As years go, you would be hard pressed to beat 1968. With a smattering of globe-shaking assassinations, evaporations of prime ministers, simultaneous riots, revolutions and war, 1968 had it all. Often quoted as the year that changed the world, it is one of history’s great modern chapters and as a result presents as a spectacularly ripe and bountiful wellspring for artists. So why, when faced with an exhibition of exactly this, was I reminded of an all but forgotten 80s pop song? (More on this later).
The exhibition, Linden1968 represents the latest offering from the Linden Centre for Contemporary Arts’ Innovators Series. Running since 2005 the Innovators Series is a program designed to support the creation of new work. As an exhibition, Linden1968 is literally bursting at the seams with new work from a range of over 30 emerging and established artists from Western Australia. This selection of west coast artists were chosen by curators Hannah Mathews and Ben Riding and asked to consider the significant events that marked 1968 – the disappearance of Harold Holt, the assassination of Bobby Kennedy, the earthquake in Meckering, the Paris riots and the opening of the National Gallery of Victoria – in their creative response to the site. Given the calibre and breadth of this tumultuous period one might imagine that it would have sufficed as an exciting and fertile curatorial premise.
However, in addition to tackling momentous global change Mathews and Riding also asked the participating artists to respond to a ‘tight’ curatorial brief which was ‘to devise works and strategies within Linden’s interior and exterior spaces that will reshape, transform and comment on its previous function as a private guest house in the year 1968’. Again, for me this would have been a sufficiently evocative theme to explore. But meshed with the events of 1968 it felt a little lost.
Needless to say, I didn’t imagine for an instant walking into Linden1968 that I would be reminded of yesteryears’ Ray-Ban Wayfarer piano man – Billy Joel. But I was. And the song that wedged itself into the folds of my mind, as I meandered around the gallery, was none other than his chart topping baby-boomer lament of 1989, We Didn’t Start the Fire!
According to Wikipedia – that highly reliable fountain of ‘faks’ – We Didn’t Start the Fire was scribed after a conversation Billy had with John Lennon’s son, Sean, who was apparently complaining (and let’s face it he had good reason) that he was growing up in troubled times. Fast-forward to the release of his album Storm Front and Billy belts out a nonsensical, but nonetheless rhyming list of historical events. As I walked around tyre-kicking works from the Linden1968 exhibition, I couldn’t help thinking that it too was a bit of a nonsensical but nonetheless worthy list of historical events that, in short, didn’t really combine to start a fire.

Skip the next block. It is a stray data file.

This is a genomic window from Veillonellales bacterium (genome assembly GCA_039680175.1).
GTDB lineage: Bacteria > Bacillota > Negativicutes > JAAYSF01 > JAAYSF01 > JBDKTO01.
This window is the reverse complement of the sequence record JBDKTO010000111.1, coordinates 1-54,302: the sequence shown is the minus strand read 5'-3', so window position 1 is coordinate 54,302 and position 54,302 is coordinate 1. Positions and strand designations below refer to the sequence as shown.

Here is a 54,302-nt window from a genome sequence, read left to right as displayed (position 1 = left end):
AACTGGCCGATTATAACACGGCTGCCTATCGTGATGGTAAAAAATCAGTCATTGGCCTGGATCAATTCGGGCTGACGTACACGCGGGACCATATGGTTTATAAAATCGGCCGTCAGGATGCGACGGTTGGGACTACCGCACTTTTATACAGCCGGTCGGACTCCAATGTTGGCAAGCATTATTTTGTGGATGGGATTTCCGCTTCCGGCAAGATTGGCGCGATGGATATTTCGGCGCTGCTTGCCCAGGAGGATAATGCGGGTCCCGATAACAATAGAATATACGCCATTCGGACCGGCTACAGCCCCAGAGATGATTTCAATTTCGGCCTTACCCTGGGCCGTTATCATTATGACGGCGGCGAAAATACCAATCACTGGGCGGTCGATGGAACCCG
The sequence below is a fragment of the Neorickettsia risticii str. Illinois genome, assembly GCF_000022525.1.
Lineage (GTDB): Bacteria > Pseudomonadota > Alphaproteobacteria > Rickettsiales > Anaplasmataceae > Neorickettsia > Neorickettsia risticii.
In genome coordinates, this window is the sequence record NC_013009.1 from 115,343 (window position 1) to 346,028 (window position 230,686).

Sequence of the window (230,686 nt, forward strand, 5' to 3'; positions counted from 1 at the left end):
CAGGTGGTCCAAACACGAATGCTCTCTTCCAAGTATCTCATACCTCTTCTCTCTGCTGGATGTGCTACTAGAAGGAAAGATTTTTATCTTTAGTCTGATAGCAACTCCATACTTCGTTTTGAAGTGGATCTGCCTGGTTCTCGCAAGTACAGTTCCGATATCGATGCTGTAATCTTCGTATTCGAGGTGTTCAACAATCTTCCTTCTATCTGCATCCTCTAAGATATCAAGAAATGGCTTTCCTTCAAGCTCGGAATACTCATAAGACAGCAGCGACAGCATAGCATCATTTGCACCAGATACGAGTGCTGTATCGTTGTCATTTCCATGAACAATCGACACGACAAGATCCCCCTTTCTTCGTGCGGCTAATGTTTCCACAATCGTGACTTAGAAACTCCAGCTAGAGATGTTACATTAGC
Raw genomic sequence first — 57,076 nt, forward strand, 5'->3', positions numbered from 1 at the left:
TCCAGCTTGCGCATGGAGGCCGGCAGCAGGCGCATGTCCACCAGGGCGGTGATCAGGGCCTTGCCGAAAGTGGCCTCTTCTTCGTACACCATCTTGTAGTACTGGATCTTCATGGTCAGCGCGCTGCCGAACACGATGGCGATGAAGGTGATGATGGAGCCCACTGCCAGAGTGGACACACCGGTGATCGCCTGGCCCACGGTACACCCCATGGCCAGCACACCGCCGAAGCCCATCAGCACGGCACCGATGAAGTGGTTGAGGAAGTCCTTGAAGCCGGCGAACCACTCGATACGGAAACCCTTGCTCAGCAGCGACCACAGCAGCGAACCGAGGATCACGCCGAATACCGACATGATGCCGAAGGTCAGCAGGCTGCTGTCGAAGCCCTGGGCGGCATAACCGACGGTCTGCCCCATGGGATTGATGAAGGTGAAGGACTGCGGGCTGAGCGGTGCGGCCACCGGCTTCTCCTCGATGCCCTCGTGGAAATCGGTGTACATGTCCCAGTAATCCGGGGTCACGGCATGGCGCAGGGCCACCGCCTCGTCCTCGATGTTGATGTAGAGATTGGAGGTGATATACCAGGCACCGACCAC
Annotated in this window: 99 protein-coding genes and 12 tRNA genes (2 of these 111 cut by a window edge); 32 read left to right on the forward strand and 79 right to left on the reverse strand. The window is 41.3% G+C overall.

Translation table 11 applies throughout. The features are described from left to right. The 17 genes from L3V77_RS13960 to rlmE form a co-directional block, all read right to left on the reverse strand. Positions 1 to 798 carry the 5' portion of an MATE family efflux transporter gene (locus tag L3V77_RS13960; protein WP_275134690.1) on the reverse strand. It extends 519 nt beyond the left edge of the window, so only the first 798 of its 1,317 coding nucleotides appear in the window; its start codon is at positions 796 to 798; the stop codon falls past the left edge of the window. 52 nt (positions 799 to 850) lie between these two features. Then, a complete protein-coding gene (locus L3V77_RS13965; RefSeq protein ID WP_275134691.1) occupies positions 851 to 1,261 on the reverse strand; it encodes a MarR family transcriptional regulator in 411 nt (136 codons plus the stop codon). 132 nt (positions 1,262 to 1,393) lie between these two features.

It is important however, to clarify that many of the works, as stand-alone exhibits were original, clever and engaging. Moreover, it was the experience of the works en masse that detracted from their power to impact more effectively. Crammed into Linden’s various rooms, it was difficult to identify whose work was who and where one work would begin and end. So, struggling to draw sufficient relationships between the individual works, I began to substitute my own We Didn’t Start the Fire lyrics for Linden1968:
Harold Holt, Earthquakes, Beatle-mania, Bike Race.
Charles Manson, Vietnam, revolutions spread their arms…
Duchamp, NGV, Boarding House, help me…?
Op art, beach boys, colour theory, zebra car
Bobby K Blown away what else do I have to say.
We didn’t start the fire. It was always burning
since the world’s been turning etc, etc …
Bad song references aside, if you take the time to go beyond the headline (unlike Billy Joel) it is possible to gain more insight into the actual event. Regardless of the show’s overcrowding, the same can be said for many of the works in Linden1968. Aidan Broderick’s piece for instance, which references the first ever Dutch man to win the Tour de France in 1968 was one such work. With its rear wheel eternally trapped inside a block of bricks and mortar, Broderick’s old-school road cycle, divested of its pedals, is a simple and searing symbol that points to the inability to move forward and thereby sustain the momentum needed for significant change. In short, the simplicity of Broderick’s inert visual message is both arresting and depressing.
Annabel Dixon’s re-presentation of the canvas work included in the NGV’s inaugural 1968 exhibition, Field Work by Perth based painter Trevor Vickers, was also memorable. Dixon’s Portrait of a Painting cleverly unites geographic, artistic and personal elements with that of the overarching curatorial theme; the result of which gives rise to a considered and layered work.
Another work that stood out was Marcus Canning’s unsettling sound piece exhuming creepy connections that existed in the late 1960s between a disparate group of west coast personalities including Charles Manson, Brian Wilson, Kenneth Anger and Bobby Beausoleil. Dark and deliciously claustrophobic, Canning’s work is housed in the tiny anti-room at the rear of one of the larger exhibition spaces. Hungry for light, my pupils dilate as I enter the work; once inside the cultish soundscape leaks from small speakers, the experience of which is both disquieting and moody.
By their very nature group shows are difficult to unify as what makes them interesting – i.e. their unique interpretation of a theme – is often what works against them. Nonetheless, accompanied by an impressive if somewhat confounding catalogue, Linden1968 may not start a fire but it was above all ambitious and full of promise.
Linden1968 was curated by Hannah Mathews and Ben Riding and held at Linden Centre for Contemporary Arts. The show featured over 30 artists from Western Australia.
Originally published in Runway, Issue 13, Dead, Autumn 2009, pp.80-81.